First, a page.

If I'm meeting with a child who is not responding in one way, I’ll find another way that they can respond. Communicate with them. ‘Do you like this? Do you like learning this?’ If a child is not liking what they're doing, they won't be engaged in it-- they'll tune out.
When I'm doing my first introductory session, I also look because I am showing them platforms. I'm showing them all the learning platforms that I'm thinking we will be using. And I'm looking for specific ways that they're tuning out, so if I pull up a video from Khan Academy, let's say, and they are watching it for a minute and then they're glassy-eyed. I'm like, ‘OK, I'll write down, make sure it's 30 seconds or less that they're looking at a video, because if they see a video longer than 30 seconds, then they're no longer taking in information.’
For me, I have communication with them, interest-based themes, and time limits. I look for time limits when they are no longer plugged in. I look to see how they are learning. When I show them different learning environments, I asked them which ones they like the most. We will use those.
These are great resources! What advice would you give to other tutors?
Every child is an opportunity for me to be taught how to teach them. I have to know how they learn. I've never been a stickler for a child having to sit down and listen to me. When I was in the classroom, if I had a child who didn't want to sit at the desk, that’s okay. I had a calming zone area that allowed them to sit in an area where there were pillows or blankets, but at the end of the day, they were answering their questions successfully. They were able to learn in their environment, I create an environment where a child can learn. I have to remain teachable for them to tell me how to do that, and I have to be open to all challenges that I'm presented with to have a successful outcome.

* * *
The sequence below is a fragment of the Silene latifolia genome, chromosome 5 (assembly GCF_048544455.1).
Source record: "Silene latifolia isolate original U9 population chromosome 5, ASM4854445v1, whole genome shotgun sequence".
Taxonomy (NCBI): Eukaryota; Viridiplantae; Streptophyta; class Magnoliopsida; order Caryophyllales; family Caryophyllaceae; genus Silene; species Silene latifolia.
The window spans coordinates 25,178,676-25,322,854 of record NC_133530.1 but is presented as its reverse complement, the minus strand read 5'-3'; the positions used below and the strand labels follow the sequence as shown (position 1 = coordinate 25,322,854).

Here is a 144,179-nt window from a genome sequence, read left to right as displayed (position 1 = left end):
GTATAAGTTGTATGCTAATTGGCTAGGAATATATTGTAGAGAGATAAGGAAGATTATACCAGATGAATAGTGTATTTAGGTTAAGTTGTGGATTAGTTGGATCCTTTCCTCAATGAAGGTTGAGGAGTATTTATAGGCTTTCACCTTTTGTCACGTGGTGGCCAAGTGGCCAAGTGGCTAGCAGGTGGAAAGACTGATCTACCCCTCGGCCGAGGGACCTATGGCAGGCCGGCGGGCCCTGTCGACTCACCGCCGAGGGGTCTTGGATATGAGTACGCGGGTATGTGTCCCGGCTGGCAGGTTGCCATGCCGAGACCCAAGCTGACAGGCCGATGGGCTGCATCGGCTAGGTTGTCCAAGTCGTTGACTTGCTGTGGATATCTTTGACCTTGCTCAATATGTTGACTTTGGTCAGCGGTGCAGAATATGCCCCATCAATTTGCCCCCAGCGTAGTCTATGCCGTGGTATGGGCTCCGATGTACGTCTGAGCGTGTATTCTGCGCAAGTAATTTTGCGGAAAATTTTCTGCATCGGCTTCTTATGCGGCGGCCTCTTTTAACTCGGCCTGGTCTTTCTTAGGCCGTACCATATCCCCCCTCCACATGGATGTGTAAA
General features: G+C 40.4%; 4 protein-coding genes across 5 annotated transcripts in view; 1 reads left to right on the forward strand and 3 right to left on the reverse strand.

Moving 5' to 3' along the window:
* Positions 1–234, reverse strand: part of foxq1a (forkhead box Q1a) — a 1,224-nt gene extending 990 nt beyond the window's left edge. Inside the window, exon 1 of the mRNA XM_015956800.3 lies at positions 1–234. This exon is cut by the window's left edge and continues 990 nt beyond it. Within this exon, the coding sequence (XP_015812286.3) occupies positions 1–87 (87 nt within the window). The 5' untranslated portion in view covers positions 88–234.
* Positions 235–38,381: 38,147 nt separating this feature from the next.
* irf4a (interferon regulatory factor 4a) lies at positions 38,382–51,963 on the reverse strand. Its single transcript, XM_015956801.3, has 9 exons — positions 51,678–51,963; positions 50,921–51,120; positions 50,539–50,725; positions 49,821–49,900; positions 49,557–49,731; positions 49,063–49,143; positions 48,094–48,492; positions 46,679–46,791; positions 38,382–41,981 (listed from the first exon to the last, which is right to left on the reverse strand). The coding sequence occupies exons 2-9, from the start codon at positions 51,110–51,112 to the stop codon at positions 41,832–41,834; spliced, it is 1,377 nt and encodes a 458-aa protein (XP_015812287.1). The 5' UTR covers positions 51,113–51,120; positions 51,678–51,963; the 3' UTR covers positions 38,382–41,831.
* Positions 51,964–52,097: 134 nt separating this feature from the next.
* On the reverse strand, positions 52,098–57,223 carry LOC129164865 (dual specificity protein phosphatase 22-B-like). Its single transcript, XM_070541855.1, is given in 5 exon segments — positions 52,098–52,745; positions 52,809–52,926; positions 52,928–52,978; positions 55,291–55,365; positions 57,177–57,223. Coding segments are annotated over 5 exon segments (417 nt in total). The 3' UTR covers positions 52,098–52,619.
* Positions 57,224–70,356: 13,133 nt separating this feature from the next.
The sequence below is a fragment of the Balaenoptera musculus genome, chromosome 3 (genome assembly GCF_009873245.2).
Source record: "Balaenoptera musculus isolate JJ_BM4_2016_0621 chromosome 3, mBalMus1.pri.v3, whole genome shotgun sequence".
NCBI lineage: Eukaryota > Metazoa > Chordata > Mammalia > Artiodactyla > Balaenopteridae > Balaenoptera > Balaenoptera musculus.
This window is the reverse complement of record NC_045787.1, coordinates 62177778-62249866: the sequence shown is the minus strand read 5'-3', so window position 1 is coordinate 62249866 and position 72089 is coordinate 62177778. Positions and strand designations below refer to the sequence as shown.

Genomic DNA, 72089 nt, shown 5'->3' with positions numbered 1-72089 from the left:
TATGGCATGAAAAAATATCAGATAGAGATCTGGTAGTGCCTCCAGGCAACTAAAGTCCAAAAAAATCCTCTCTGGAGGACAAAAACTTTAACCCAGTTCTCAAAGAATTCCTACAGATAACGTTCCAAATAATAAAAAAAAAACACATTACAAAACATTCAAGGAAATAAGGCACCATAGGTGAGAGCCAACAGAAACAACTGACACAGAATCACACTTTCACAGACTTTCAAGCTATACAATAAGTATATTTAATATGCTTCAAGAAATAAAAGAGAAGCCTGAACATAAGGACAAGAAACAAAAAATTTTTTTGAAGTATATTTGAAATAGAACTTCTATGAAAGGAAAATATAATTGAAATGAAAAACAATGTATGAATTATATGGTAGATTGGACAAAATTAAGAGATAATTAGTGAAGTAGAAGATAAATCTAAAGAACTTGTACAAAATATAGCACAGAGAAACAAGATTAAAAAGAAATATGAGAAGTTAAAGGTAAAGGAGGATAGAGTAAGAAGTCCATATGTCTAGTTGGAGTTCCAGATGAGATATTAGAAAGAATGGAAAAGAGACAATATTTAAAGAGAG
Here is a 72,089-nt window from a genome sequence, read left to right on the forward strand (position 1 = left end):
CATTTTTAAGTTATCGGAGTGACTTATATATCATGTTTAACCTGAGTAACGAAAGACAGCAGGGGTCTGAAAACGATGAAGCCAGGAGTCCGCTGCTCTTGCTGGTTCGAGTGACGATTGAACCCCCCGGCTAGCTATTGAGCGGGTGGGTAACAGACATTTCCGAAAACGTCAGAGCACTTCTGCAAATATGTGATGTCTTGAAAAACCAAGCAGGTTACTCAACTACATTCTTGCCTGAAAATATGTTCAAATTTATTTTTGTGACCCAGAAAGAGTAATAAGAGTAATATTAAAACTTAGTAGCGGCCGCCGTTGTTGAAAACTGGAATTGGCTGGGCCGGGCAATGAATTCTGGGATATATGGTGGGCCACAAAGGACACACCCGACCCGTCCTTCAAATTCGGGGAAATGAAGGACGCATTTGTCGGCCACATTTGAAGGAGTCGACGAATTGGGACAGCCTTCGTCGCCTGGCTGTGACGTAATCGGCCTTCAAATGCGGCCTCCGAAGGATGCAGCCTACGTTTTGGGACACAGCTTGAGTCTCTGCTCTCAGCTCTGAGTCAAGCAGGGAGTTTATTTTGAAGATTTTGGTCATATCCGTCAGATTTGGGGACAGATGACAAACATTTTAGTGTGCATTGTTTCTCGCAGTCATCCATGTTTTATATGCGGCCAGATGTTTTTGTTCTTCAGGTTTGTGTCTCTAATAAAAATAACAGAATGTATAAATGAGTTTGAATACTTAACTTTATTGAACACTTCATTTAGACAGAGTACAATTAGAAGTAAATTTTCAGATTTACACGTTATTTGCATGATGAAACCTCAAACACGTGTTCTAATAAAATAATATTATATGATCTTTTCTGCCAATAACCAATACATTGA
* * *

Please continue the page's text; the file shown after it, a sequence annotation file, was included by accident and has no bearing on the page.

What are your hopes for your students in the future?
What they hope and dream for their life.
What they hope and dream for their future, is what mine is fueled by. I hope that they always know that they can learn. I hope that I give them the tools so that they can adapt to every situation that is challenging. And know that if they meet it with a willingness to learn and a willingness to do hard work, they can be successful learners without me, completely on their own.
In the future, my overall hope for every child is that they don’t need me anymore. I've given them the keys and the tools for their future and that they can do this on their own confidently. They can create those, what I call light-up moments, on their own.
Ultimately, I want to give them tools to adapt to environments or adapt to social situations or to seek out using libraries or seeking out information. To seek out the information you don't get in your education system so that you can become a successful learner. I know that when I see a child say, ‘well, I was pulling up that site when we were not in session.’ and ‘I was looking at this and I was trying to do this on my own.’ That is my hope for all of them.
Thank you for reading, and thank you, Cherie, for your contributions and impact on the next generation!